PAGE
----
by Mitchell Driskell
The Most Important Case of Which You Have Never Heard
Chevron USA v. Natural Resources Defense Council affects every American, every day, while a very small percentage of people are affected by the high-profile Supreme Court cases, those cases about hanging the ten commandments in a courtroom or about a bakery’s cake menu. The cases on “hot button” issues are used by both political sides to stir up emotion and controversy but have infinitesimal impact on our day-to-day lives.
The Chevron case, however, affects how the gigantic federal government works, a systematic decision. To begin, a little federal Civics 101. The legislature (the “people” through their elected representatives) creates the laws. The President does not create laws, rather, the creation of law and setting of policy are the people’s rights, through representative government. Then it is the President’s job to run the day-to-day affairs of the nation, to implement and carry out the laws that the people passed.
Now, imagine that the United States is a restaurant. The people are the owners. The President is supposed to be like the manager of the restaurant. The owners decide on rules for running the restaurant (the laws of the restaurant if you will), perhaps those laws provide—buffet on Monday, Taco Tuesday, and Wing Wednesday. The manager figures out how to make it happen—he or she orders the food, hires the employees, and lines up the marketing, but he or she is not supposed to changes the rules/laws. That is the American system of government.
In today’s federal government, much, if not most, of the rules for running the company are in the form of “regulations” because the government has gotten too big for the legislature to pass detailed laws covering the wide and deep reach of government. Those regulations are created through the “rulemaking” process and then carried out by government departments and agencies (the VA Department, Health and Human Services, Federal Trade Commission, etc.). These agencies and departments are run by the President, and, back to our restaurant analogy, consider them like the agencies the assistant managers of the restaurant. The President hires the people who runs these agencies and departments, and, because of Chevron USA v. National Resources Defense Council, these agencies are run drastically different from President to President. The regulations that tell an agency what to do are subject to interpretation.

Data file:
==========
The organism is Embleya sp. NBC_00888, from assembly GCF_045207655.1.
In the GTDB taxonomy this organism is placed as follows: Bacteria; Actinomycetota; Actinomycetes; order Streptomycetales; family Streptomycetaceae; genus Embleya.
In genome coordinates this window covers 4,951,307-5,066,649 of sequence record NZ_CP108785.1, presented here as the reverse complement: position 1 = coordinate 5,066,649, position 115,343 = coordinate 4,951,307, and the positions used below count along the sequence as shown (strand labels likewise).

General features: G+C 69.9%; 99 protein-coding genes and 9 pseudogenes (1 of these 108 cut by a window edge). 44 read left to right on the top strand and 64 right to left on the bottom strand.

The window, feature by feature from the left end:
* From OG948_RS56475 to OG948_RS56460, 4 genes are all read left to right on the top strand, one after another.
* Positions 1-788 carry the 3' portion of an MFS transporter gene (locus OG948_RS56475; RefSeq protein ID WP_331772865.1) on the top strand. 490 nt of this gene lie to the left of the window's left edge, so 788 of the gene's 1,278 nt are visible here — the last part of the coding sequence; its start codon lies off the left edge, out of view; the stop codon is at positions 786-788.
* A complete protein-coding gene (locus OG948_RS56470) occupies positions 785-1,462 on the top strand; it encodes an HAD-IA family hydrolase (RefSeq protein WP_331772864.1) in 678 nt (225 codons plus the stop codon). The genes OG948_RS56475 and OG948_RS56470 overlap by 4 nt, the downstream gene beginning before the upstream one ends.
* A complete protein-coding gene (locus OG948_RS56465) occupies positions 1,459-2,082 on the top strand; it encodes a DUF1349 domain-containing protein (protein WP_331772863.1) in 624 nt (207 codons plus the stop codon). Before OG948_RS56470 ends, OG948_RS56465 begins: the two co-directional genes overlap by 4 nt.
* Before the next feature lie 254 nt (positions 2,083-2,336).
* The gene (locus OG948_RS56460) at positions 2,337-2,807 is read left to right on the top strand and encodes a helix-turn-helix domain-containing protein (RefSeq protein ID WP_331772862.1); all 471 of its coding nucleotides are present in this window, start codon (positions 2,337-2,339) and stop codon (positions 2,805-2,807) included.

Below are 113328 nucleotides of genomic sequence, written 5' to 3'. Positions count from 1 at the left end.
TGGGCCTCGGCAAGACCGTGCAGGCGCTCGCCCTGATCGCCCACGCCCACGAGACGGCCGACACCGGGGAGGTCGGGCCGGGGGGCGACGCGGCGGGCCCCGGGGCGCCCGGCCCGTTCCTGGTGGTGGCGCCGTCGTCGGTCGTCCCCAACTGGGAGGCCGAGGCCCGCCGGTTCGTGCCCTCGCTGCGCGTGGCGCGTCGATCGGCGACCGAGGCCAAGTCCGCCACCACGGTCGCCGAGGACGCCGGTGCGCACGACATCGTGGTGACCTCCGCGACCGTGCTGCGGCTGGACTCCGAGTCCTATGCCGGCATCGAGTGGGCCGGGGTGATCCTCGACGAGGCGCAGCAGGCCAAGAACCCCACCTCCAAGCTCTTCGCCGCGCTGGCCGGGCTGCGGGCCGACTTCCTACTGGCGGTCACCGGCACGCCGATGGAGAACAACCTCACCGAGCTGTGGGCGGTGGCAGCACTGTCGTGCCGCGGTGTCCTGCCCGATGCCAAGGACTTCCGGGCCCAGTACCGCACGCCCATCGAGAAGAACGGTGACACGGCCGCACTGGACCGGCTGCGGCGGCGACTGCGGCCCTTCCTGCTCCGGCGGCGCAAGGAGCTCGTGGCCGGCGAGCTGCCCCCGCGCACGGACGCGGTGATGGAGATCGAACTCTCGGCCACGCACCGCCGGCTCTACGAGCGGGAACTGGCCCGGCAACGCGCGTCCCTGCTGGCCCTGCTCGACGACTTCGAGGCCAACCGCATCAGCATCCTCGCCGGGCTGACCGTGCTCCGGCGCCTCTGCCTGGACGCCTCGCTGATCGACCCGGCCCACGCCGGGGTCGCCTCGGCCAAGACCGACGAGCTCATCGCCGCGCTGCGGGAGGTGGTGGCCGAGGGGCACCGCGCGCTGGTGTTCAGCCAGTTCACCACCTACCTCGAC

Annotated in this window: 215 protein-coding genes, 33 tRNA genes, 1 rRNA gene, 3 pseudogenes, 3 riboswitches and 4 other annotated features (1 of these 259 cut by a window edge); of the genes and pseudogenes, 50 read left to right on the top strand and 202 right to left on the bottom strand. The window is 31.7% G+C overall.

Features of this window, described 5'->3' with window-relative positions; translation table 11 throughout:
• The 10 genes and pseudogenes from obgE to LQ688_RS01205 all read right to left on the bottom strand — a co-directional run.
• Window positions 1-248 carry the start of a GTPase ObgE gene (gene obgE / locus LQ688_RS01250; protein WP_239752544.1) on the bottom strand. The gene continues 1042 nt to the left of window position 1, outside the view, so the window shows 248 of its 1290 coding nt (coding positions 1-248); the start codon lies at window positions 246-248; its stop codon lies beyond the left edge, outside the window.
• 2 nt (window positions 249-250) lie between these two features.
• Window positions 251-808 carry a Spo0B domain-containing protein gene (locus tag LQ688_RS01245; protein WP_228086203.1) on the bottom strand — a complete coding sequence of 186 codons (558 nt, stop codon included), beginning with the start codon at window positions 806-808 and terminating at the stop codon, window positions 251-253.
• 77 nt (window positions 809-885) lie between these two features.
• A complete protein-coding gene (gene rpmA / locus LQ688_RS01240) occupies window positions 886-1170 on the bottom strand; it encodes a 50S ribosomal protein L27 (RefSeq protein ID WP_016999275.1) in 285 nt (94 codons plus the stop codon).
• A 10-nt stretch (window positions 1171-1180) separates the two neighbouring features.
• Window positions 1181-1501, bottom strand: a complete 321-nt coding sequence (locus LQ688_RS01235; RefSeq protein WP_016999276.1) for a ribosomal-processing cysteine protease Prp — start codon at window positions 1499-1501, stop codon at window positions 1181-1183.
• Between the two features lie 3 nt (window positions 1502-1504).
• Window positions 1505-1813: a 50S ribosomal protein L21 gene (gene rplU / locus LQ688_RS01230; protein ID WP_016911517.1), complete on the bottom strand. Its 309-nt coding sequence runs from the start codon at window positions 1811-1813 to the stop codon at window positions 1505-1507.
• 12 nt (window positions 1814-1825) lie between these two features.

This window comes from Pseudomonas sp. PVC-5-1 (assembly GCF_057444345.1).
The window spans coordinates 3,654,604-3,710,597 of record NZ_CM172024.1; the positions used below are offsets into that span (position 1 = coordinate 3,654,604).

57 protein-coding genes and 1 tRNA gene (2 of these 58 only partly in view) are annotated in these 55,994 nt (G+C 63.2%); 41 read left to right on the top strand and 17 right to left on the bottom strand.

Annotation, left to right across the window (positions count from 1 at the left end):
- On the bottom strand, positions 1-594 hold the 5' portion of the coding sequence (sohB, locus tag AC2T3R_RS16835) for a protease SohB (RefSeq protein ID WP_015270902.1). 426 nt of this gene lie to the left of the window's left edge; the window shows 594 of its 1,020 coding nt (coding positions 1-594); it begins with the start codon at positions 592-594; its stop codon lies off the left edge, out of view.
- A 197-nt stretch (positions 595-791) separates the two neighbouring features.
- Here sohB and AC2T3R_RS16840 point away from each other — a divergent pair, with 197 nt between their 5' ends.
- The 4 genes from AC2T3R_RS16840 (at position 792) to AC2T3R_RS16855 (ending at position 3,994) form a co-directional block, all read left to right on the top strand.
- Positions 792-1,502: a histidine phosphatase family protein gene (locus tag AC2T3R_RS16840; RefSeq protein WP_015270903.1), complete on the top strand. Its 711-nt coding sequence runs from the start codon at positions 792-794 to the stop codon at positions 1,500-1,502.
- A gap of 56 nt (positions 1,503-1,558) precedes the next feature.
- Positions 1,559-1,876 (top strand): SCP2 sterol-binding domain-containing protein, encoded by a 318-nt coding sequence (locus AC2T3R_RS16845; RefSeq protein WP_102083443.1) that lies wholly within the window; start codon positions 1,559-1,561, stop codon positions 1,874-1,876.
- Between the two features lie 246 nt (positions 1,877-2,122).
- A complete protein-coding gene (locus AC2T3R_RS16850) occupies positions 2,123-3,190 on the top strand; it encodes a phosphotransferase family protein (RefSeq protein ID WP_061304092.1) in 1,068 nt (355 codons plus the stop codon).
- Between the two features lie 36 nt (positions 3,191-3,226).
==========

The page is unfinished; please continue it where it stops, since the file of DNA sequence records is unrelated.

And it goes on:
The Chevron case says as long as the agency’s interpretation of a regulation is reasonable, then the Court will not second guess it. A prime example is immigration—immigration laws and regulations did not change between Trump and Biden, only their interpretation of those laws and regulations. The Chevron Deference rule means that, instead of the Supreme Court stepping in and saying that one interpretation is inconsistent with the law, the Supreme Court stays out of the issue as long as both interpretations are reasonable (and regulations can, and do, have multiple reasonable interpretations sometimes with polar opposite results).
Under Chevron, with every change of President, the interpretation of the rules changes. At our restaurant, one manager says that Taco Tuesday means the joint serves seventeen varieties of tacos, but only tacos, all day Tuesday. Then the next manager serves only fish tacos, only for lunch.
Critics of the Chevron Deference say that the rule erodes the Supreme Court’s constitutional mandate to interpret the law. They argue that, since the government has gotten so big that nearly all government functions are carried out through regulations, not congressional directive, the court’s role is to interpret these regulations just like the court interprets laws, not just rubber stamp an agency’s interpretation as “well, that’s one reasonable way to look at it.”
Supporters of Chevron say judges should defer to agency interpretations of the gaps and ambiguities in the laws they implement on the theory that Congress entrusted the statutes to the agencies, and because they are more expert and experienced in their domains than courts.
Two Chevron cases are before the court; one involves a law that requires the government to monitor commercial fishing. That is all the legislative (the law) part says. To carry out the law, the regulation says that there must be a government employee on every commercial fishing ship, but the regulation does not say who must pay for this observer. Under Obama, the government paid the observer’s salary. Under Trump, the fishing company must pay the observer’s salary.
The other case involves financial whistleblower laws and how much a fired employee must prove to make a whistleblower claim under Sarbanes-Oxley. The court took these cases specifically to challenge the Chevron deference, and, in my opinion, these are the two most important cases the court will decide all year, possibly all decade. Reversal of the Chevron deference rule would reduce the power of the executive branch to implement policy through regulatory interpretation and would increase the power of the court.
Good or Bad? You decide. Certainly important.
Mitchell Driskell has practiced law for twenty-two years. He is currently with the Tannehill & Carmean firm. You can reach him at 662.236.9996 or email@example.com. He practices personal injury law, criminal law and family law and has passed level 2000 on Candy Crush.